Why should we take the trouble to remember the people who discover or do something for the first time, in science or in life?  Even in divine matters, we keep comparing who said what and when, and who said it first! Maybe we do so to give credit where it is due? And human achievements inspire us?

Why should India not have its inspiration? And have its credit where it is due? Everyone with a basic education in sciences should know about the great Indian minds. Why should some Indian names not become household names, at least in India, through the education system? The first step towards that is to understand, realize and appreciate how our ancestors pursued knowledge.

Indian scholars made vast contributions to mathematical astronomy and thus contributed mightily to the development of arithmetic, algebra, trigonometry and secondarily geometry (although this topic was well developed by the Greeks) and combinatorics.

Perhaps most remarkable were the developments in the fields of infinite series expansions of trigonometric expressions and differential calculus. Surpassing all these achievements however was the development of decimal numeration and the place value system, which, without doubt, stand together as the most remarkable developments in the history of mathematics. The decimal place value system allowed the subject of mathematics to be developed in ways that, to put it simply, would not have been possible otherwise. We would still be a ‘humanind’ as depicted (so frightfully entertainingly) in Asterix comics.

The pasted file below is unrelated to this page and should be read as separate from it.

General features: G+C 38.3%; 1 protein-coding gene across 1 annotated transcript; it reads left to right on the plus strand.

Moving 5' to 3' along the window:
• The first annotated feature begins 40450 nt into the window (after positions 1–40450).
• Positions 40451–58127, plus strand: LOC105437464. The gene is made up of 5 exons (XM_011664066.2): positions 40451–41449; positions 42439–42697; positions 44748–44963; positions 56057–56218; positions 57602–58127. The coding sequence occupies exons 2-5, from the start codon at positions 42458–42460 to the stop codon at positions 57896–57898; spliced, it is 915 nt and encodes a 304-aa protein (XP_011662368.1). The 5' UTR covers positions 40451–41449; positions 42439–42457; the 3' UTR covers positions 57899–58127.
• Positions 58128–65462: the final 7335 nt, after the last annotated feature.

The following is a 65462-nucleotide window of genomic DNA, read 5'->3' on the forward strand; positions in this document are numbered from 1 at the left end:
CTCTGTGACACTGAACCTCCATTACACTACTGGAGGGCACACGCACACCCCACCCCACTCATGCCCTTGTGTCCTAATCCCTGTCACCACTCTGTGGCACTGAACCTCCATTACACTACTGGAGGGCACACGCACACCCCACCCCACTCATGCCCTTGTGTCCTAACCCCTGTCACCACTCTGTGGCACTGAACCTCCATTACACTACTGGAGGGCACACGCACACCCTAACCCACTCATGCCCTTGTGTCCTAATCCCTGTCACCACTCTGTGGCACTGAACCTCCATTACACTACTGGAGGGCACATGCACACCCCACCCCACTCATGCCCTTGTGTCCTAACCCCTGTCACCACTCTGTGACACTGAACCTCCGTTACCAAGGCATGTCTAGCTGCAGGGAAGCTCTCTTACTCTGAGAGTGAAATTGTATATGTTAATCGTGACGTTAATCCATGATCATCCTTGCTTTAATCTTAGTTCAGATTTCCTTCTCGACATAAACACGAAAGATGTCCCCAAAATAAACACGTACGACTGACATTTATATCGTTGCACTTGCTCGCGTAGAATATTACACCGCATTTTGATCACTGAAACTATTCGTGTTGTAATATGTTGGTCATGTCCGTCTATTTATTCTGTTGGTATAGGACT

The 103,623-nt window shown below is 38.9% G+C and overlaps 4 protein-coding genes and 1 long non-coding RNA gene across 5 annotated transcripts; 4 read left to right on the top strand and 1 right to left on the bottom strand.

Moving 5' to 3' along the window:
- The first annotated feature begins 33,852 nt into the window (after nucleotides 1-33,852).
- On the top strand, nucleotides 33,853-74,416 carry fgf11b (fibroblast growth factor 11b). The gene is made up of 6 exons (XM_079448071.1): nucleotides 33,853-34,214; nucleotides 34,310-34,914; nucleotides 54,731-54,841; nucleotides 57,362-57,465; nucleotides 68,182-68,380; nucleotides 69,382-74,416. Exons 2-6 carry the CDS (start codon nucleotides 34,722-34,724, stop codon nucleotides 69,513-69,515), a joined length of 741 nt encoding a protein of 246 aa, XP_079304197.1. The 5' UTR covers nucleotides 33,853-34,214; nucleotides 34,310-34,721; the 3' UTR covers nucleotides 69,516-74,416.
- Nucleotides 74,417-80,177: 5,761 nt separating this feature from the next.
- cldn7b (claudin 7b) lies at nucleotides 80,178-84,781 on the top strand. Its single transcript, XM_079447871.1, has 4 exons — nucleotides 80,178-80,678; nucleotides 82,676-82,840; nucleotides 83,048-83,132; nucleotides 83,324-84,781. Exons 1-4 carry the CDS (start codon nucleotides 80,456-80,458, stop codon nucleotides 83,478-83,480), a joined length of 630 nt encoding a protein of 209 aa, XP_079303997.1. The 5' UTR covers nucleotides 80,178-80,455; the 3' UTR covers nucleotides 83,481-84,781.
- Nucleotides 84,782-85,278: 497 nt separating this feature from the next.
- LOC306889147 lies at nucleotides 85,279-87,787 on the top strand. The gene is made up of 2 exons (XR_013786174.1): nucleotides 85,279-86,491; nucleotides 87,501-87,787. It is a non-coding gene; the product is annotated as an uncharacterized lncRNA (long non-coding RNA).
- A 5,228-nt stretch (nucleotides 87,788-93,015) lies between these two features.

The Eurocentric Worldview

The standard of evidence required to claim transmission of knowledge from East to West is greater than the standard of evidence required for knowledge traveling from West to East. In the Eurocentric view, the ancient Greeks are the epitome of logic, scientific temperament, and mathematical achievement, whereas Indians “indulge in flights of fancy with airplanes in Vedic times or rishis travelling in space”. One of the most talked about recent examples in the media is the Pythagoras theorem and India’s claim to it. This is also the simplest one to understand.


Most of the information about Pythagoras (570-495 BCE) was written down centuries after he passed away, so very little reliable information is known about him. No texts by Pythagoras are known to have survived.

Diogenes Laërtius reported that Pythagoras had undertaken extensive travels, having not only visited Egypt but also “journeyed among the Chaldaeans and Magi”, for the purpose of collecting all available knowledge and especially looking for information concerning the secret or mystic cults of the gods. Around 530 BCE, he moved to Croton, in Magna Graecia, and set up a religious sect. His followers pursued the rites and practices developed by Pythagoras and studied his philosophical theories. He was more known for his philosophy than his mathematics in his own times.